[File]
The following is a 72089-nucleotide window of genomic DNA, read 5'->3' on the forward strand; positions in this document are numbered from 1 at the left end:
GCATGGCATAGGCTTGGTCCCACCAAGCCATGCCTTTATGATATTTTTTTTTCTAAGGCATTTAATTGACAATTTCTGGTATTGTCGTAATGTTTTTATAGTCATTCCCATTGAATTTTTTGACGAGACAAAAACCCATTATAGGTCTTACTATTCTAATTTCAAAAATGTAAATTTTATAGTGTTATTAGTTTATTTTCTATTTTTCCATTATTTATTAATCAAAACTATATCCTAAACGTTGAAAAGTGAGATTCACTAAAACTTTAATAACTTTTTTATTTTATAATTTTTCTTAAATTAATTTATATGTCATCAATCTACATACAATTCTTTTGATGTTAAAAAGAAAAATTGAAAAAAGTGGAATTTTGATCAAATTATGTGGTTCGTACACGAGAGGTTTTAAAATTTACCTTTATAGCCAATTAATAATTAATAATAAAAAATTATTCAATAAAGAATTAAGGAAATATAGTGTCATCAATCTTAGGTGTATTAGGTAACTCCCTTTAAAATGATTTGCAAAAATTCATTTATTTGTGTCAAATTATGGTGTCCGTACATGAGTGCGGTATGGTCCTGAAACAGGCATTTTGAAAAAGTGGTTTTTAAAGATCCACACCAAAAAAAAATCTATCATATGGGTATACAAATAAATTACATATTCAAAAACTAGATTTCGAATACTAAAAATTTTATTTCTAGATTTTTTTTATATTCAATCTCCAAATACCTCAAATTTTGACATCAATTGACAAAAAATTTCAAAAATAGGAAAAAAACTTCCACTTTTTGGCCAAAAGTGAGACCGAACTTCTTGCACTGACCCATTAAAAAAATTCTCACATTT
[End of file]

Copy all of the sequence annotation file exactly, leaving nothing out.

The following is a 72089-nucleotide window of genomic DNA, read 5'->3' on the forward strand; positions in this document are numbered from 1 at the left end:
GCATGGCATAGGCTTGGTCCCACCAAGCCATGCCTTTATGATATTTTTTTTTCTAAGGCATTTAATTGACAATTTCTGGTATTGTCGTAATGTTTTTATAGTCATTCCCATTGAATTTTTTGACGAGACAAAAACCCATTATAGGTCTTACTATTCTAATTTCAAAAATGTAAATTTTATAGTGTTATTAGTTTATTTTCTATTTTTCCATTATTTATTAATCAAAACTATATCCTAAACGTTGAAAAGTGAGATTCACTAAAACTTTAATAACTTTTTTATTTTATAATTTTTCTTAAATTAATTTATATGTCATCAATCTACATACAATTCTTTTGATGTTAAAAAGAAAAATTGAAAAAAGTGGAATTTTGATCAAATTATGTGGTTCGTACACGAGAGGTTTTAAAATTTACCTTTATAGCCAATTAATAATTAATAATAAAAAATTATTCAATAAAGAATTAAGGAAATATAGTGTCATCAATCTTAGGTGTATTAGGTAACTCCCTTTAAAATGATTTGCAAAAATTCATTTATTTGTGTCAAATTATGGTGTCCGTACATGAGTGCGGTATGGTCCTGAAACAGGCATTTTGAAAAAGTGGTTTTTAAAGATCCACACCAAAAAAAAATCTATCATATGGGTATACAAATAAATTACATATTCAAAAACTAGATTTCGAATACTAAAAATTTTATTTCTAGATTTTTTTTATATTCAATCTCCAAATACCTCAAATTTTGACATCAATTGACAAAAAATTTCAAAAATAGGAAAAAAACTTCCACTTTTTGGCCAAAAGTGAGACCGAACTTCTTGCACTGACCCATTAAAAAAATTCTCACATTT